The most recent development in the hotly-contested horse slaughter issue, being fought in the court arena, has resurfaced as of Friday, Dec. 13 with the removal of the temporary ban on domestic horse slaughter. The federal appeals court has lifted what had been a temporary ban on U.S. horse slaughter, thus clearing the way to kill horses domestically for meat exports.
The ban on horse slaughter was lifted by the 10th U.S. Circuit Court of Appeals in Denver effectively removing the emergency injunction originally issued in November 2013. The ban has been put into place temporarily when the Humane Society of the United States and others animal welfare groups appealed the ruling of a federal judge in Albuquerque.
It was that Albuquerque judge who ruled that the U.S. Department of Agriculture followed appropriate procedure when it issued permits to Valley Meat in Roswell, N.M., Rains Natural Meats in Gallatin, Mo., and Responsible Transportation in Sigourney, Iowa.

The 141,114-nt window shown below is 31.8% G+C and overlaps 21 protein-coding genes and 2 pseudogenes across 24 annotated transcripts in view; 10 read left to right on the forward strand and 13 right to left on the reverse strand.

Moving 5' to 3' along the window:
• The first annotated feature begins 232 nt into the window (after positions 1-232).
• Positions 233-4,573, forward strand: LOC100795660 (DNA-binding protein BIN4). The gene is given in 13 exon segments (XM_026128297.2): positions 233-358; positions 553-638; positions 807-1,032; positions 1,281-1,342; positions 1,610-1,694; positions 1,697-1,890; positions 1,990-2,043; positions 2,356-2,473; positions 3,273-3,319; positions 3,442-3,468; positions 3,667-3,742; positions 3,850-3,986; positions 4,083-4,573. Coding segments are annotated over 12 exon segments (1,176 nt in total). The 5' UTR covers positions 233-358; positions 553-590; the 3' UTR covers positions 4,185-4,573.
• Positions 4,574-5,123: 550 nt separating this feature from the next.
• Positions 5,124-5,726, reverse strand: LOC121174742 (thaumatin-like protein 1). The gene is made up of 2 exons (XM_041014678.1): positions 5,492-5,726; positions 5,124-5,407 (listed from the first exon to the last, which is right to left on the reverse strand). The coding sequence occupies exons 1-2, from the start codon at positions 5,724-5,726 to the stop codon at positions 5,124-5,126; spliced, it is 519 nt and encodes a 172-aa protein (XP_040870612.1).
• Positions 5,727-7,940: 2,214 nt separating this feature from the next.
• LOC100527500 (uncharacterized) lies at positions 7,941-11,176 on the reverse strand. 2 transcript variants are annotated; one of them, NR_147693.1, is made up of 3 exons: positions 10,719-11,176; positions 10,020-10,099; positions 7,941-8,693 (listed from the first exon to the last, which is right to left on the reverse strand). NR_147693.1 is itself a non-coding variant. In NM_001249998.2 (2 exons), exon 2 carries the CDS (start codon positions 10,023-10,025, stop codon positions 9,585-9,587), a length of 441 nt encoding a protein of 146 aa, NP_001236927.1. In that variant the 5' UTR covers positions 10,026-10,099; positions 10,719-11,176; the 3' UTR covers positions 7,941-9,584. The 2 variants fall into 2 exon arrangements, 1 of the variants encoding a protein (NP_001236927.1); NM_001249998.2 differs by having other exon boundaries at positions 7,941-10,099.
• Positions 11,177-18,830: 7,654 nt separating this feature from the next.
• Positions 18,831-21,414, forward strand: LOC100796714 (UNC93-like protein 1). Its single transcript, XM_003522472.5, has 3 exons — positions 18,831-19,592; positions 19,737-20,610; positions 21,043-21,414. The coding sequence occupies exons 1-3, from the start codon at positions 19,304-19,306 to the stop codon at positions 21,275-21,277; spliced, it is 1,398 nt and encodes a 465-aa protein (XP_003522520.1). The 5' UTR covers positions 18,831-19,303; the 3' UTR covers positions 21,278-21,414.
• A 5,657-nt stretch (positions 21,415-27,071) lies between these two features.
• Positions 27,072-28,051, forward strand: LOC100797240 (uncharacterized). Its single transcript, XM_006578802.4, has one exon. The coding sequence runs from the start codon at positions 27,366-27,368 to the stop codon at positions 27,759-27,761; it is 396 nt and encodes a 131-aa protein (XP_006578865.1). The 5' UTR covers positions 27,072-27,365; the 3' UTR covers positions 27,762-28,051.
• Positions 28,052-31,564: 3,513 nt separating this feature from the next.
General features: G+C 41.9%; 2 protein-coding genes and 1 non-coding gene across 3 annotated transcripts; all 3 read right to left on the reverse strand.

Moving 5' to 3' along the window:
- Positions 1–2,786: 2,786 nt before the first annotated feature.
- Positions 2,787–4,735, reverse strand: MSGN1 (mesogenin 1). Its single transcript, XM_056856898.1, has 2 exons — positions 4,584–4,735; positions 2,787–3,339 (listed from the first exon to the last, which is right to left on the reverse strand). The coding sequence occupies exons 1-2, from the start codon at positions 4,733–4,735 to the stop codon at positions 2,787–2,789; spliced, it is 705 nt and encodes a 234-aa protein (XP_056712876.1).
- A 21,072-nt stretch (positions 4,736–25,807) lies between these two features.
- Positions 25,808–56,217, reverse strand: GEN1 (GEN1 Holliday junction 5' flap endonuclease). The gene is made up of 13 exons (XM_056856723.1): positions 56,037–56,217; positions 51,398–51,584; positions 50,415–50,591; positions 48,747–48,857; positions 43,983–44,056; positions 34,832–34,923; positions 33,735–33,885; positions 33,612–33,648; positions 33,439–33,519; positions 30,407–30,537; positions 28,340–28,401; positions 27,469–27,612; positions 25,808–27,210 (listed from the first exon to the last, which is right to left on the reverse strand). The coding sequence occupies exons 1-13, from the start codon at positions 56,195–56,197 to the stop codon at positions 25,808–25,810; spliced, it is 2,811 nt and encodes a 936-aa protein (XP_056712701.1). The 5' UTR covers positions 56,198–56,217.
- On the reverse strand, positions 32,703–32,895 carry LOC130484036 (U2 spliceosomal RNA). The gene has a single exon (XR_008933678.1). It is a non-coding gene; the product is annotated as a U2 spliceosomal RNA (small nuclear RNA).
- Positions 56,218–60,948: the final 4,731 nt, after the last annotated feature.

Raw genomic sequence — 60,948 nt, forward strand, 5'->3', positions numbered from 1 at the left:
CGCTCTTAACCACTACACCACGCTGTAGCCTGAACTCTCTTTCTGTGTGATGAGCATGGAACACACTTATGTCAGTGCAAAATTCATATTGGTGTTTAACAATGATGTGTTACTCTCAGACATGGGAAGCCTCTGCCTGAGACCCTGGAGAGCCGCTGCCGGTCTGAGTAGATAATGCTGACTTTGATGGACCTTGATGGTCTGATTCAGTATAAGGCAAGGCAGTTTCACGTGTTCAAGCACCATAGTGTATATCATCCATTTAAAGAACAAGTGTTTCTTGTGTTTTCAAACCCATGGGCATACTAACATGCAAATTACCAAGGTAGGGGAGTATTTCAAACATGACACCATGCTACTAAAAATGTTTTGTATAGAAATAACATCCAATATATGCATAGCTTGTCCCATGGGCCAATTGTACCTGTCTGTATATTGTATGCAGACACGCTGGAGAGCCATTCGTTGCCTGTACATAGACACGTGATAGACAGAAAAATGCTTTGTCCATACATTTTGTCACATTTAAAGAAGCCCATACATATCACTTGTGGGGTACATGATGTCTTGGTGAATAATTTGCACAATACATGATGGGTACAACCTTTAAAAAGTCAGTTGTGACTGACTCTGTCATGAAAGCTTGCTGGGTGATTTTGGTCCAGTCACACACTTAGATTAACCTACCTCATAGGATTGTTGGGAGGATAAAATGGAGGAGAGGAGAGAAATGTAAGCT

The Friday, Dec. 13 appeals court ruling said the “groups failed to meet their burden for an injunction pending appeal."
This horse slaughter issue has spurred a major division between many groups that include ranchers and politicians, Indian tribes and animal welfare groups as well as horse people everywhere. Three horse slaughterhouses were poised to open and begin butchering horses but one dropped away from the horse slaughter issue. As before, the New Mexico plant is “chafing at the bit” to start the horse killings.
Despite this ruling against countless horses that can now be slaughtered legally in the United States, Wayne Pacelle, president and CEO of The Humane Society of the United States, continues to speak out on behalf of the horses. He calls the practice of butchering our American companion animals “barbaric” and has said blocking a return to domestic horse "is an issue of national importance and scale."
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